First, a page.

Angiotech Pharmaceuticals (Vancouver, British Columbia) reported completing its purchase of biomaterials engineering and biosurgical products manufacturer Cohesion Technologies (Palo Alto, California). Initially announced last September, the all-stock merger is valued at about $42 million and combines Angiotech's drug-coating technology with Cohesion's biomaterials business. Each share of Cohesion common stock will be exchanged for a share of Angiotech common stock at a fixed ratio of 0.11688. Angiotech is focused on developing drugs used to enhance the performance of medical devices and biomaterials, and is most often cited in connection with its paclitaxel coating technology in the drug-eluting stent sector. The company plans to combine its paclitaxel coating technology with Cohesion's technologies for improved effect following surgery. Cohesion products include CoSeal, a synthetic vascular sealant produced from biocompatible polymers; CoStasis, a liquid sprayable hydrogel used as an adjunct to hemostasis in surgical procedures; and Adhibit adhesion prevention gel.

CardioTech International (Woburn, Massachusetts) said the SEC declared effective its registration statement on Form S-4 in connection with its proposed acquisition of Gish Biomedical (Rancho Santa Margarita, California) via a stock swap. The statement includes a joint proxy statement/prospectus that was sent to the shareholders of both companies in early February. CardioTech and Gish have scheduled shareholder meetings for March 5. The companies said they believe the resulting combined organization will be capable of achieving greater financial strength, operational efficiencies, access to capital and growth potential than either company could separately achieve. The deal, first reported in October, calls for each issued and outstanding share of Gish common stock to be converted into the right to receive 1.3422 shares of CardioTech common stock. Based on the number of shares of Gish stock outstanding, CardioTech said in October that it expected to issue about 4.8 million new shares of common stock in the transaction. Gish specializes in making products used in open-heart surgery, vascular access and orthopedic surgery. CardioTech is developing a polyurethane-based vascular graft (artificial arteries) for the treatment of heart disease, and it produces medical polyurethanes for use in implantable medical devices, wound dressings and medical devices on an OEM basis.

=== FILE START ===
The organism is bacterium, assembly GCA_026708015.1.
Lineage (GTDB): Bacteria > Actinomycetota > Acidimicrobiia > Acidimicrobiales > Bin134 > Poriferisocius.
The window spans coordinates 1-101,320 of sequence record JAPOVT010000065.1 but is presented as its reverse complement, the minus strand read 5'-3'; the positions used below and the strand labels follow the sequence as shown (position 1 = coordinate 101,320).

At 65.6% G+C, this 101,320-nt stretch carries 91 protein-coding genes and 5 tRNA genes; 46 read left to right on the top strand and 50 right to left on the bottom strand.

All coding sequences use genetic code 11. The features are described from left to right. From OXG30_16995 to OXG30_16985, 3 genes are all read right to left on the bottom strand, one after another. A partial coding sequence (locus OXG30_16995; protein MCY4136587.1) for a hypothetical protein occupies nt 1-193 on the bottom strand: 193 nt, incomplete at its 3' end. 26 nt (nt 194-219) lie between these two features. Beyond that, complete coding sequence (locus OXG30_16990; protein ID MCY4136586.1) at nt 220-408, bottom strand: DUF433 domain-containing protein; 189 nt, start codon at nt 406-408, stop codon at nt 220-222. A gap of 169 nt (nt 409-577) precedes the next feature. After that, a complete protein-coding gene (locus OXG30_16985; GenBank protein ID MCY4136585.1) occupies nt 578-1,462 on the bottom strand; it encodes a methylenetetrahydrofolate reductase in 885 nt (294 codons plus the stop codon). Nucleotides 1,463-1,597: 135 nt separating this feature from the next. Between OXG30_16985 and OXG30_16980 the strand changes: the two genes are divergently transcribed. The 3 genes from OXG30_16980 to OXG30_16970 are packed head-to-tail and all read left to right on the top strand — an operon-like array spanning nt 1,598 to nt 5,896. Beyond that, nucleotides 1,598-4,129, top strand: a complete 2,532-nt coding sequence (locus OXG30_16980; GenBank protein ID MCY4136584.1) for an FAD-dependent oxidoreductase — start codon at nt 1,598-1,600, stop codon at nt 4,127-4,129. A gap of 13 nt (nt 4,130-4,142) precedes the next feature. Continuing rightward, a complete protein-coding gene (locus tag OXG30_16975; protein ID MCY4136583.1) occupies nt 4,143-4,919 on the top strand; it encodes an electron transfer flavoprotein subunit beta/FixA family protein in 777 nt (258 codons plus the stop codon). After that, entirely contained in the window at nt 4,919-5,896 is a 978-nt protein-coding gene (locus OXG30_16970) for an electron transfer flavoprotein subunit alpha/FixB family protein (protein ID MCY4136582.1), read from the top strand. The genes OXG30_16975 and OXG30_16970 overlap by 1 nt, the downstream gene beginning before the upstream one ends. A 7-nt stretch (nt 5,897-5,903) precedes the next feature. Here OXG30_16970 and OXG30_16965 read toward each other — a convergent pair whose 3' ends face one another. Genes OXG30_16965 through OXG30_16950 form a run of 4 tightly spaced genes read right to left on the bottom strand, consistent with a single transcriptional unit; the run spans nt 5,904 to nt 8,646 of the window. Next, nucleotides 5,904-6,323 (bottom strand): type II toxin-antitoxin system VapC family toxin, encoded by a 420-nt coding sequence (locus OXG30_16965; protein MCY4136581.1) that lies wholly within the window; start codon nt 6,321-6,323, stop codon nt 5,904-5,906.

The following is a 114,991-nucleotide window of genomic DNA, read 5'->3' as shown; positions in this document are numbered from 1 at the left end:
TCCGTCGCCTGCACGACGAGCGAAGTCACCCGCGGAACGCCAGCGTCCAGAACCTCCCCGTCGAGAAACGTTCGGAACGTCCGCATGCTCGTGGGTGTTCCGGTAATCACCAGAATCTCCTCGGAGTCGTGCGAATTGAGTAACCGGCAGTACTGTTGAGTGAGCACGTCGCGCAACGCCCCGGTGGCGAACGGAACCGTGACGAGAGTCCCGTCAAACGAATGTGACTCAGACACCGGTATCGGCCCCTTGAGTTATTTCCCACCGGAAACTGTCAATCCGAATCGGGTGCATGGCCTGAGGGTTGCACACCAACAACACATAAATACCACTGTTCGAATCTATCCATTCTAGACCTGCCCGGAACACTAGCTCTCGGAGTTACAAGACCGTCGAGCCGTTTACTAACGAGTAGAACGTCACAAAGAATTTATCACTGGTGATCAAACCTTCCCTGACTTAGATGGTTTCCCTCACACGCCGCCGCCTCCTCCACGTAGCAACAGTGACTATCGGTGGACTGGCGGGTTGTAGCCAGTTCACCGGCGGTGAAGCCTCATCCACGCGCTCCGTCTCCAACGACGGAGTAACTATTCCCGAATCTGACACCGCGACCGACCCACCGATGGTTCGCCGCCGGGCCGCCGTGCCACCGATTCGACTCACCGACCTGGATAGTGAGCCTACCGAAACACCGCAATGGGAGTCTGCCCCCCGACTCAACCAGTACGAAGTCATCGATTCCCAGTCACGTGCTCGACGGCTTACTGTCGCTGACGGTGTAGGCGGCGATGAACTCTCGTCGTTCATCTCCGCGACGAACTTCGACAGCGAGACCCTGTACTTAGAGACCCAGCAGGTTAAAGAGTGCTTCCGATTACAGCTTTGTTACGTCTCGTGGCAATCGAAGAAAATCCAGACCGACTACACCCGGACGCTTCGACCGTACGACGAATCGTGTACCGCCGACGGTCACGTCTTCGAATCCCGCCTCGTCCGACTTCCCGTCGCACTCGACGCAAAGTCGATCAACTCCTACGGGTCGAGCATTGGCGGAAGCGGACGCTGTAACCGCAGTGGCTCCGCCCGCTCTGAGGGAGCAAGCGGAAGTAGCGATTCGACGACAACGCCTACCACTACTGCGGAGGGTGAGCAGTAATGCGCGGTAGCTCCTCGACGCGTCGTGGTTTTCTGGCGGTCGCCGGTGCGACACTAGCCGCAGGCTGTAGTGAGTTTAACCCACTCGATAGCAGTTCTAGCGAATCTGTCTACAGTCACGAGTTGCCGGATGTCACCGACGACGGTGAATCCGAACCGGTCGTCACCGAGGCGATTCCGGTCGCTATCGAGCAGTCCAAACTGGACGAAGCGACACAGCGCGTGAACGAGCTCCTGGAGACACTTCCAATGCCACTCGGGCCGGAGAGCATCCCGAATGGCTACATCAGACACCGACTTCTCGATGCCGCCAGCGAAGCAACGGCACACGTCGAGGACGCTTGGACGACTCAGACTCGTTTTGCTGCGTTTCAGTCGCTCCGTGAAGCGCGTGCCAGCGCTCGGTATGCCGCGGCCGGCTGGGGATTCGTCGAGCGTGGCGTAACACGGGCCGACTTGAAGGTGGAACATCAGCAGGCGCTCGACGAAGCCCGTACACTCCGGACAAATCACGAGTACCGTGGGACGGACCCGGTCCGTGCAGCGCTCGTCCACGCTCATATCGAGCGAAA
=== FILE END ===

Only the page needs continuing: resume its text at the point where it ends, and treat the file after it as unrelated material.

Edwards Lifesciences (Irvine, California) reported the acquisition of the percutaneous mitral valve repair program of Jomed NV (Beringen, Switzerland), a provider of products for minimally invasive vascular intervention, for about $20 million. The acquisition includes all technology and intellectual property associated with the program. Michael Mussalem, chairman and CEO of Edwards, said that the purchase not only offers an extension of the company's current options for treating valve disease but also grows the sector. He put the current opportunity for heart valve treatment at $850 million annually and that the new offerings, once developed, could double that figure by 2010. Researchers have been exploring two primary approaches to percutaneous valve repair: One is direct valve access through a catheter to deploy repair techniques on the valve's interior components; an alternative approach is to access the coronary sinus, a cavity that surrounds the exterior of the mitral valve, through a catheter to deploy devices designed to constrict or reshape the misshapen valve. Edwards' current percutaneous heart valve repair research and development program focuses on the Alfieri edge-to-edge procedure, which reduces mitral valve regurgitation by using the direct approach to access and stitch the valve leaflets together to ensure improved closing and sealing. Acquisition of the Jomed program, Edwards said, provides "the ability to develop the coronary sinus approach." It said it would continue to pursue both approaches as complementary "and necessary to achieve an optimal clinical result."